If one is a monotheist and believes in say... god X as the only god existing, then this monotheist must be said to be an atheist in respect to all other incarnations of gods who are not god X. So, in respect to say... god Y this particular monotheist who believe only in god X as the only existing god must be an atheist in respect to god Y.

    There isn't really a need for a complete system of belief for the rejection of god Y, but simply the belief that god X is the one and only real existing god is enough to seal the deal for them.

    For an atheist who reject the notion of any and all gods existing there really doesn't need to be a system of belief necessary for this rejection of all other gods, as the rejection itself is enough to seal the deal.

    I will grant you this...

    In my experience in dealing with atheists quite often they tend to from a sort of group mentality. I used to joke with them explaining that they are really theists who have rejected classical gods and have replace thiem with an anti-god god that they worship through the grand prophet... the newly deified Darwin, try to draw inspiration from the periodic table of elements and usually attend craft beer tastings as a sort of replacement to going to a formalized church service. It is there that they discuss the writings, teachings and podcasts of Dawkins, Harris, Dennett and Hitchens and enjoy speaking out loudly to one another the grand observations they've made and have misinterpreted from watching various science documentaries they've viewed on the Discovery Channel... usually narrated by Morgan Freeman... while wearing a t-shirt with a Jesus fish with feet. (anyone else met these guy?)

    Sorry I'm off the track a bit...

    I have no idea if any of that makes much sense or helps. If you are still interested in bits of it I can always add more words in the hope to enhance my clarity.

    Meow!

    G
  • Buxtebuddha
    1.8k
    One alternative is that the existence - or not - of God is a non-issue, and that the question itself it not worth contemplating because it is a badly posed question. That is, what ought to be rejected is not God's existence or non-existence, but the very question itself, which asks a question about a non-sense, not unlike - perhaps exactly like - the question of weather or not square circles exist: a question not worth answering on account of the nonsensicality of its very subject. God is like that. A mistake of grammar.StreetlightX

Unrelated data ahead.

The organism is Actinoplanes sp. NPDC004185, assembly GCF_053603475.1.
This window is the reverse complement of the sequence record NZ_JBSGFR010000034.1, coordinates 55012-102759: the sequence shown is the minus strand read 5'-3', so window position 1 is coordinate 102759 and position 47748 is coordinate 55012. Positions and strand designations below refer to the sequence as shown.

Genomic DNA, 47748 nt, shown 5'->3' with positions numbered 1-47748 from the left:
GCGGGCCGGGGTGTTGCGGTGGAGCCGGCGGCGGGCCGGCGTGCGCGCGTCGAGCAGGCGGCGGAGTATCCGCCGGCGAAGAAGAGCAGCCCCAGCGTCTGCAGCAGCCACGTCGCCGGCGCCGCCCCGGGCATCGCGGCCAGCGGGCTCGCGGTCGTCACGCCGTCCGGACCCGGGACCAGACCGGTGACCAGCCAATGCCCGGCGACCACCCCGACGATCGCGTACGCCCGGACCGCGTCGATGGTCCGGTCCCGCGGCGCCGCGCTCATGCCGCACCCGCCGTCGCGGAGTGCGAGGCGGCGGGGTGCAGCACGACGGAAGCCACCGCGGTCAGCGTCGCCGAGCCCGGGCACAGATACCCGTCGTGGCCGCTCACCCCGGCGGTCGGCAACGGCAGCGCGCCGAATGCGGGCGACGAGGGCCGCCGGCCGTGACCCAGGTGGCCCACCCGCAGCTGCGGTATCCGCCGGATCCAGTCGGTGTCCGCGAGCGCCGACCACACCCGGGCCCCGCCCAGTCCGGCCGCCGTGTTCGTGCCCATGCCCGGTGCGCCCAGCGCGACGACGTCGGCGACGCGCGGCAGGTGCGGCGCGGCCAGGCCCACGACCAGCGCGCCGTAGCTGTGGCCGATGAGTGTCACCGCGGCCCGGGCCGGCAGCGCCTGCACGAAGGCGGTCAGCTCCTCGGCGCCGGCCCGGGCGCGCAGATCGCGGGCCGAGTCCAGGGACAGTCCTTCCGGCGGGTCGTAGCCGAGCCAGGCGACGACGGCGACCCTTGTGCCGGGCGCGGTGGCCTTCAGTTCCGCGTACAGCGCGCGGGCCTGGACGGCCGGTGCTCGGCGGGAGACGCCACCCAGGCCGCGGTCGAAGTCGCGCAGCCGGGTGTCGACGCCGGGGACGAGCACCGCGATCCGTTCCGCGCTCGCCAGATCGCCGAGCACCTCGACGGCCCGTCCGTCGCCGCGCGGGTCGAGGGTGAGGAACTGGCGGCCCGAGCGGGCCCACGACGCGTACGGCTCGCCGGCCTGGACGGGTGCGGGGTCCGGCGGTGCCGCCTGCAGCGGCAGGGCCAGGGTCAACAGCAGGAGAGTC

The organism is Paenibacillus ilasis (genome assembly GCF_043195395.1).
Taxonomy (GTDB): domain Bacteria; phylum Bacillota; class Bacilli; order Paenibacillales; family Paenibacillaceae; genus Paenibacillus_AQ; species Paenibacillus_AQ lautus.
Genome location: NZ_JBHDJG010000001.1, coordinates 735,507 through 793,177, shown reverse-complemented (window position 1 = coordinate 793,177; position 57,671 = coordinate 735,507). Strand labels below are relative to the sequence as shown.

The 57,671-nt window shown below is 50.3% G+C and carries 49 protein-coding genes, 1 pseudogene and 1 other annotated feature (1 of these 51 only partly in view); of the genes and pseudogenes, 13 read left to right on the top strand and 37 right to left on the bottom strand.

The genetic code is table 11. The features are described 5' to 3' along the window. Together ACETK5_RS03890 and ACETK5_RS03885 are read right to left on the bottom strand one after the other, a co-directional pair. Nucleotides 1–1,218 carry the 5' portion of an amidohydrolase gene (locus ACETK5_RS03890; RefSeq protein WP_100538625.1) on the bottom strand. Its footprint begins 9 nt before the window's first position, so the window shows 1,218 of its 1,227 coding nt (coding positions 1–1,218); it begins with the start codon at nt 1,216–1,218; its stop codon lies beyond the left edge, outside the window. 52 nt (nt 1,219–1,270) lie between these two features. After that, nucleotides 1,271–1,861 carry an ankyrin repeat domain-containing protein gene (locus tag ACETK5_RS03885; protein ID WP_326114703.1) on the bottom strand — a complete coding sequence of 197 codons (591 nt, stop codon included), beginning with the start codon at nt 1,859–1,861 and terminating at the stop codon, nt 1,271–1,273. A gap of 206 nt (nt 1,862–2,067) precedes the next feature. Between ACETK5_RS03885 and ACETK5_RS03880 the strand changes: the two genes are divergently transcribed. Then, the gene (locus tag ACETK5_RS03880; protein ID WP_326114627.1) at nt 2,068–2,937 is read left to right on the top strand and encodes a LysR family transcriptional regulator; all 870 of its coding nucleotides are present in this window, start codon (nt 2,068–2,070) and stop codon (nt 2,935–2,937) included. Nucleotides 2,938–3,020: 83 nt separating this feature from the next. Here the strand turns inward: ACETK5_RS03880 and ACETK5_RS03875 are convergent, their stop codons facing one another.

Looks like you've categorically rejected that which you haven't studied to its depths.
  • Streetlight
    9.1k
    Said every raving conspiracy theorist ever.
  • Thorongil
    3.2k
    the lack of belief that gods existJerry

    That's not atheism. That's simple non-theism.

    But the more I think about atheism and the atheists I've seen, the less I understand this definition.Jerry

    It's meant to obviate the need to argue for atheism. Your typical nu atheist who spouts this nonsense is intellectually lazy.

    I think atheism as "the belief that no god exists" is more accurateJerry

    That is what it is, yes.
  • Txastopher
    189
    Why use the term, 'atheist' at all? There are all sorts of things I don't believe, but I don't require a term for my disbelief in them.

    By describing an individual by his or her disbelief in theism suggests that this individual has something prove in defence of his or her position, whereas the onus is entirely on the theists to back up their extraordinary claims.

    Theism is 'theory' that theists hold to be true. Atheism is not a competing theory; it requires neither explanation nor defence, and such has no need for a term to describe itself.
  • fdrake
    5.2k
    I don't agree with the lacking belief definition of atheism. If something lacks belief in god, it is an atheist. Rocks lack belief in god, they lack all beliefs, so all rocks are atheists; that makes little to no sense.